It is a further object of the invention to provide a method for correcting the situation of too little light being returned from a flash.

Another object of the present invention is to provide an inexpensive and uncomplicated camera which can determine whether a minimum brightness level has been returned from the flash and which can indicate to the operator or to the printer the fact that insufficient flash return has resulted.

Briefly these and other objects of the invention are achieved by providing a solid state image sensor which can be sampled after a flash has occurred to determine the brightness level of the returned flash. This is compared to a reference level and if the brightness is below a minimum, an indication of this may be displayed. The indication may be to the operator or may be indicated on the film so that the printer may overcome the problem.

BRIEF DESCRIPTION OF THE DRAWINGS

A more complete appreciation of the invention and many of the attendant advantages thereof will be readily obtained as the same becomes better understood by reference to the following detailed description when considered in connection with the accompanying drawings, wherein:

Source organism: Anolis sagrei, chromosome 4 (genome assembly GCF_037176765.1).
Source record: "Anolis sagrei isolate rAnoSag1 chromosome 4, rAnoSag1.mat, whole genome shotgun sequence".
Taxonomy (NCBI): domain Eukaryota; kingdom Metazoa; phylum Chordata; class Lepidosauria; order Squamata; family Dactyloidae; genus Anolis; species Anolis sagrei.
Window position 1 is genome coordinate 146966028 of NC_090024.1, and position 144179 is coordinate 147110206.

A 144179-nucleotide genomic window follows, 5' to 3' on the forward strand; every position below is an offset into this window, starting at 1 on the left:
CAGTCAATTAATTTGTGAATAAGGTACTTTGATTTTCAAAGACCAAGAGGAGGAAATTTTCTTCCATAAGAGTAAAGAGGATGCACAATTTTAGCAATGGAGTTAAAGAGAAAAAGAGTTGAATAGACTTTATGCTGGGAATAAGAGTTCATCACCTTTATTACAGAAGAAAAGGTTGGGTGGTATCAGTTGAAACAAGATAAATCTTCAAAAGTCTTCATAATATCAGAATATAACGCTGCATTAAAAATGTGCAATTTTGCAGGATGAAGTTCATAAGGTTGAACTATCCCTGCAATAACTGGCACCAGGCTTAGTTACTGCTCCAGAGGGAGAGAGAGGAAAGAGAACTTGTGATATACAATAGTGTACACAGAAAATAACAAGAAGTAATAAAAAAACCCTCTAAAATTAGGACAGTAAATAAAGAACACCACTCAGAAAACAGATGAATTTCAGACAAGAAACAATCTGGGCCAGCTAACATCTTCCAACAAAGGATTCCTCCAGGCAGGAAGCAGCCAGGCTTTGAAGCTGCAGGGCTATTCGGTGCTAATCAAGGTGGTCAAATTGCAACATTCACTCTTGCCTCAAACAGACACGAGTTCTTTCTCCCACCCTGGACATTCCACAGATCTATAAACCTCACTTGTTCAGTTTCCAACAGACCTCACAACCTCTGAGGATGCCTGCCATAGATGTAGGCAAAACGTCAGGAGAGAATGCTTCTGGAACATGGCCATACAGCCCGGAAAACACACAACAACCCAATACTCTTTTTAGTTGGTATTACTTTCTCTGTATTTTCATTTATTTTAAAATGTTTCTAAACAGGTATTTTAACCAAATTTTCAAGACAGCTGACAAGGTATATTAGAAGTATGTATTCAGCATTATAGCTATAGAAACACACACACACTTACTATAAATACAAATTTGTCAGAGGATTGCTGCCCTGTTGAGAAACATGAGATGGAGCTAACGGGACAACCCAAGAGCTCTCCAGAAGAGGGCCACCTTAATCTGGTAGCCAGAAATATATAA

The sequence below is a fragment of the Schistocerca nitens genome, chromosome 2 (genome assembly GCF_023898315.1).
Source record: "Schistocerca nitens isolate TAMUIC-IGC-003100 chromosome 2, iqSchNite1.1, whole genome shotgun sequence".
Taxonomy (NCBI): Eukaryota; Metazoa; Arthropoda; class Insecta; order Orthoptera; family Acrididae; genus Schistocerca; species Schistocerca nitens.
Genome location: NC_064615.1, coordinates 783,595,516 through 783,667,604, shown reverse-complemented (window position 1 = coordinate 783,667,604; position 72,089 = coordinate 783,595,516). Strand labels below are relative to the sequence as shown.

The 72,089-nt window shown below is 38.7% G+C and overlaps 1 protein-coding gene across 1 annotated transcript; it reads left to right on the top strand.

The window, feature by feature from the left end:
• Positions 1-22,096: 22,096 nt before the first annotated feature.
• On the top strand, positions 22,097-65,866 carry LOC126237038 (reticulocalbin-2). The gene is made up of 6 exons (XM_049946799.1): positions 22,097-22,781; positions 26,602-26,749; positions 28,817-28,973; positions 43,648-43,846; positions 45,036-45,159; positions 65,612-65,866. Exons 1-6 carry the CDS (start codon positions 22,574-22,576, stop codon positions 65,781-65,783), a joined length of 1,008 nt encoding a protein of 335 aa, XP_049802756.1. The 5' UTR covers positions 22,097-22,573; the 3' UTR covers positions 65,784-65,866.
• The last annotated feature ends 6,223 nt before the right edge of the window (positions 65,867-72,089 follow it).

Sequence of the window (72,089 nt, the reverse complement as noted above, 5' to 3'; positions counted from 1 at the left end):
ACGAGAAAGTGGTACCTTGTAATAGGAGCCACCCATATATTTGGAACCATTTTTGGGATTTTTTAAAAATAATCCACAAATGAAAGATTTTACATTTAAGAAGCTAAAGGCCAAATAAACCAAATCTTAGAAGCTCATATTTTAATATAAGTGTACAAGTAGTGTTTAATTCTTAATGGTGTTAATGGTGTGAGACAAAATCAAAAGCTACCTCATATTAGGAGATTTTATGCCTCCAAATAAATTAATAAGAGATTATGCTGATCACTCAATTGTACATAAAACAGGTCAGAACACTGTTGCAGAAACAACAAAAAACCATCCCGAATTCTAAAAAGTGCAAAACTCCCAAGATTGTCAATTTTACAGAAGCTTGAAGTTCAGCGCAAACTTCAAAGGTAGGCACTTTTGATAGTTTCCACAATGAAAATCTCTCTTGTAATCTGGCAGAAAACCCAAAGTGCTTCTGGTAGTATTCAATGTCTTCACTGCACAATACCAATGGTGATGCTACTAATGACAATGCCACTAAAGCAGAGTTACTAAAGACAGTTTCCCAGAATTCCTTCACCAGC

FIG. 1 is a schematic overall view of the camera in which the present invention may be placed;

FIG. 2 is a schematic of the solid state image sensor used in the present invention;

FIG. 3 is a schematic of the controller used in the present invention; and

FIG. 4 is a flow chart indicating the sequence of the operation used in the present invention.

DESCRIPTION OF THE PREFERRED EMBODIMENT

Various other objects, feature's and attendant advantages of the present invention will be more fully appreciated as the same becomes better understood from the following detailed description when considered in connection with the accompanying drawings in which like reference characters designate like or corresponding parts throughout the several views and in particular FIG. 1 which shows the overall arrangement of a camera in which the present invention may be utilized. The camera 10 includes optical elements 14 and 16 which are disposed along an axis 18. Incoming light is carried along this axis and reflected by mirror 20 onto a ground glass viewing screen 88. The image on this screen may be viewed through viewfinder 24 which include a prism 26, mirror 30 and eyepiece 28. When a shot is to be taken, the mirror 20 pivots upwardly to a horizontal position so as to expose film 32.